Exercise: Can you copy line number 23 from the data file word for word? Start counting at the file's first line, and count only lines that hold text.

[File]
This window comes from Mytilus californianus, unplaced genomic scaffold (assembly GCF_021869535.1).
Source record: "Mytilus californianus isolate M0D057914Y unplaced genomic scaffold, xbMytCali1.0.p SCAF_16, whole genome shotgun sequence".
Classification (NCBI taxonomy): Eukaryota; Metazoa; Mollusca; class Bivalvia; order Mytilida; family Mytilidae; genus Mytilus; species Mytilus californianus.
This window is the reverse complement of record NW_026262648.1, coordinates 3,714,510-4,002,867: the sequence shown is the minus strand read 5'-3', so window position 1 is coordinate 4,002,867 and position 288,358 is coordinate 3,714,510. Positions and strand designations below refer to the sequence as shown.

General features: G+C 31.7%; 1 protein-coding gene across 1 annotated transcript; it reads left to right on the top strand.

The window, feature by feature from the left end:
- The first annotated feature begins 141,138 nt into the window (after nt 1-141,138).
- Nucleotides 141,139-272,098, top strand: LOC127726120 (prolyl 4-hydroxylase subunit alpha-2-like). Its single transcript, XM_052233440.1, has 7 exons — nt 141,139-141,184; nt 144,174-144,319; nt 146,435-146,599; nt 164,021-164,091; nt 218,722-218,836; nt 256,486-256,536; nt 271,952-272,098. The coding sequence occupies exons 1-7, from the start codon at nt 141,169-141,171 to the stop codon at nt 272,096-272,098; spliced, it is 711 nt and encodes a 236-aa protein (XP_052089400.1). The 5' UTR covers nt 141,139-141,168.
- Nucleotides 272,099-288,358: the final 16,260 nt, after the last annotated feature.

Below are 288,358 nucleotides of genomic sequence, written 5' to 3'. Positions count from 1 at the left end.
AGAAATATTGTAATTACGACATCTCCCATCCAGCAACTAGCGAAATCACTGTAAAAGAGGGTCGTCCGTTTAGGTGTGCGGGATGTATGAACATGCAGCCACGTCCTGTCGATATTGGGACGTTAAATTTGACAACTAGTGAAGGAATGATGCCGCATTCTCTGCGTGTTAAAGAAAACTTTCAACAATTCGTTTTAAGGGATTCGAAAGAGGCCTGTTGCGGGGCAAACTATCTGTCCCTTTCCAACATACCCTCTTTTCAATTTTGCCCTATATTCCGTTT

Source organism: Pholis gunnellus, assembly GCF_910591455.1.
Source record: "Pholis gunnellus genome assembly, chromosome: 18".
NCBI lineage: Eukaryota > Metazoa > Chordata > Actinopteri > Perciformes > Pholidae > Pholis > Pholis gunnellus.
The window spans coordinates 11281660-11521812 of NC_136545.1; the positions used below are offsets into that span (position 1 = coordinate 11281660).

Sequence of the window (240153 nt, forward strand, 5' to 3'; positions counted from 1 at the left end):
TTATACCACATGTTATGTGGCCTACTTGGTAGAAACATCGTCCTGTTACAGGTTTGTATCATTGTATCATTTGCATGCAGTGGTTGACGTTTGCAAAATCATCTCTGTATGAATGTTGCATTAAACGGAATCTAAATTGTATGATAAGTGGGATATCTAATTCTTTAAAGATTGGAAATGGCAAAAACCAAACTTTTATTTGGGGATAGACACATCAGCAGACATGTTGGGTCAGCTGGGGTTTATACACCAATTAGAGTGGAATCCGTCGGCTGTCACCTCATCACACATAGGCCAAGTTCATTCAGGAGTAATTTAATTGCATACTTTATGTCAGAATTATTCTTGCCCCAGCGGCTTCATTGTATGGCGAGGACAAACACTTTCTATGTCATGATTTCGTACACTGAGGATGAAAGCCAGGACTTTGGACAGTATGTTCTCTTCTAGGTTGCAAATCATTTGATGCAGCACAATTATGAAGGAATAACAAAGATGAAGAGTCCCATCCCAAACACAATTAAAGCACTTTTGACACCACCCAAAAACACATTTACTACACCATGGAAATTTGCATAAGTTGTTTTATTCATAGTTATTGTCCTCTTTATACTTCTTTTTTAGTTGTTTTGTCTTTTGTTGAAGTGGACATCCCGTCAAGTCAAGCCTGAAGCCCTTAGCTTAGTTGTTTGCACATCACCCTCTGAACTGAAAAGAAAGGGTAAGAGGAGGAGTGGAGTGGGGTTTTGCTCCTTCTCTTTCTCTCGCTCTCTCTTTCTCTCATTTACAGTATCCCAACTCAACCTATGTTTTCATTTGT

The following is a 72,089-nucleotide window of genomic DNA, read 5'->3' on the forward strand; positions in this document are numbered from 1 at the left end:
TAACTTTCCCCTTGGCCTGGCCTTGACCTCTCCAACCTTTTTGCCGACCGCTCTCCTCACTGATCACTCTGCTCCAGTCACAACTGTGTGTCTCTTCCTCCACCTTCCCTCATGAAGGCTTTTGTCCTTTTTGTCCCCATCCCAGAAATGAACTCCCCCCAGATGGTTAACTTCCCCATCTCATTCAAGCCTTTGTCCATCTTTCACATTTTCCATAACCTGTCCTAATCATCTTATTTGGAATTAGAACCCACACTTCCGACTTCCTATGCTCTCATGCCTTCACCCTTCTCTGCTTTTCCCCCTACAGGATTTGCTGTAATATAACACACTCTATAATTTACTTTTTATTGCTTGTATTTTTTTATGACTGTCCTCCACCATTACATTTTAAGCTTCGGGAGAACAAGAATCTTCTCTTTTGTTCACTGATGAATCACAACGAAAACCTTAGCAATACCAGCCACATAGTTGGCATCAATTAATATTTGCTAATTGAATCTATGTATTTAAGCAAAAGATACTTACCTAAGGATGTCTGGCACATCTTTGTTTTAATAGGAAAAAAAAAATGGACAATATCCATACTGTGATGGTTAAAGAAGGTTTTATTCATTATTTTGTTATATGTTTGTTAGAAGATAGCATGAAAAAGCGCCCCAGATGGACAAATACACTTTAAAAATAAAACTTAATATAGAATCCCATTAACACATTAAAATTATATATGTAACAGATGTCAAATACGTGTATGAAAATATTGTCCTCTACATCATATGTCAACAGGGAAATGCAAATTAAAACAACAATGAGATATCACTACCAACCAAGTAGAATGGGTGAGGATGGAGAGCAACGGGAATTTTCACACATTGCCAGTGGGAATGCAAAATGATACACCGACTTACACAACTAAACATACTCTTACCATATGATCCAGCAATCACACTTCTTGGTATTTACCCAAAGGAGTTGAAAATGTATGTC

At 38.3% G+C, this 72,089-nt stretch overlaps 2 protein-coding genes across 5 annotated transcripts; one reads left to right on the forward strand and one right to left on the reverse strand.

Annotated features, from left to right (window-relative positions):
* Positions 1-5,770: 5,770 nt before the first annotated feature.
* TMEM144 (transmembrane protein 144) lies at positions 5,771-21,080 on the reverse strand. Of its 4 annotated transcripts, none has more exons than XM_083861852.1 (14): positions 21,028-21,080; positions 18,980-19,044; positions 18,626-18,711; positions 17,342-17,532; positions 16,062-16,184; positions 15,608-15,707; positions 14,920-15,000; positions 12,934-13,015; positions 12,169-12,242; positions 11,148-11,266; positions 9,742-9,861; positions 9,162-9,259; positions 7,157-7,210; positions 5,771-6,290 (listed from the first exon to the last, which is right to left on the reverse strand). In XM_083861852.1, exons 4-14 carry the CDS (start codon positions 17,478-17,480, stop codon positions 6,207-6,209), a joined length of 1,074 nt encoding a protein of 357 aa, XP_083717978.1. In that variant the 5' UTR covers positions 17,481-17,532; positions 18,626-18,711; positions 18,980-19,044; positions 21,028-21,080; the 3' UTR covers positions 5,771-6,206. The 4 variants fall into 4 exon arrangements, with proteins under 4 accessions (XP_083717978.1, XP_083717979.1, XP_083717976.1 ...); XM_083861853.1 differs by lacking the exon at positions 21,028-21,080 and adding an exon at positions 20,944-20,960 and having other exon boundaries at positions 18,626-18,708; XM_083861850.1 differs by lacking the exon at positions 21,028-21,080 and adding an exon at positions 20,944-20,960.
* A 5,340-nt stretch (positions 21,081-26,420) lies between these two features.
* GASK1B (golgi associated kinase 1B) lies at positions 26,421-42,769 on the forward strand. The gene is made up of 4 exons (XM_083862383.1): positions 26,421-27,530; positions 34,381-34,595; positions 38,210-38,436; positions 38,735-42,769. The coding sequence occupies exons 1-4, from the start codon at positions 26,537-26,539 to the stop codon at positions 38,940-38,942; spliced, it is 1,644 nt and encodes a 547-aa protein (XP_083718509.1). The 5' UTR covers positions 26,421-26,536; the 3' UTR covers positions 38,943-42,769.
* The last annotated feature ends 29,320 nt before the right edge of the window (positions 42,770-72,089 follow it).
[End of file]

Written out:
* TMEM144 (transmembrane protein 144) lies at positions 5,771-21,080 on the reverse strand. Of its 4 annotated transcripts, none has more exons than XM_083861852.1 (14): positions 21,028-21,080; positions 18,980-19,044; positions 18,626-18,711; positions 17,342-17,532; positions 16,062-16,184; positions 15,608-15,707; positions 14,920-15,000; positions 12,934-13,015; positions 12,169-12,242; positions 11,148-11,266; positions 9,742-9,861; positions 9,162-9,259; positions 7,157-7,210; positions 5,771-6,290 (listed from the first exon to the last, which is right to left on the reverse strand). In XM_083861852.1, exons 4-14 carry the CDS (start codon positions 17,478-17,480, stop codon positions 6,207-6,209), a joined length of 1,074 nt encoding a protein of 357 aa, XP_083717978.1. In that variant the 5' UTR covers positions 17,481-17,532; positions 18,626-18,711; positions 18,980-19,044; positions 21,028-21,080; the 3' UTR covers positions 5,771-6,206. The 4 variants fall into 4 exon arrangements, with proteins under 4 accessions (XP_083717978.1, XP_083717979.1, XP_083717976.1 ...); XM_083861853.1 differs by lacking the exon at positions 21,028-21,080 and adding an exon at positions 20,944-20,960 and having other exon boundaries at positions 18,626-18,708; XM_083861850.1 differs by lacking the exon at positions 21,028-21,080 and adding an exon at positions 20,944-20,960.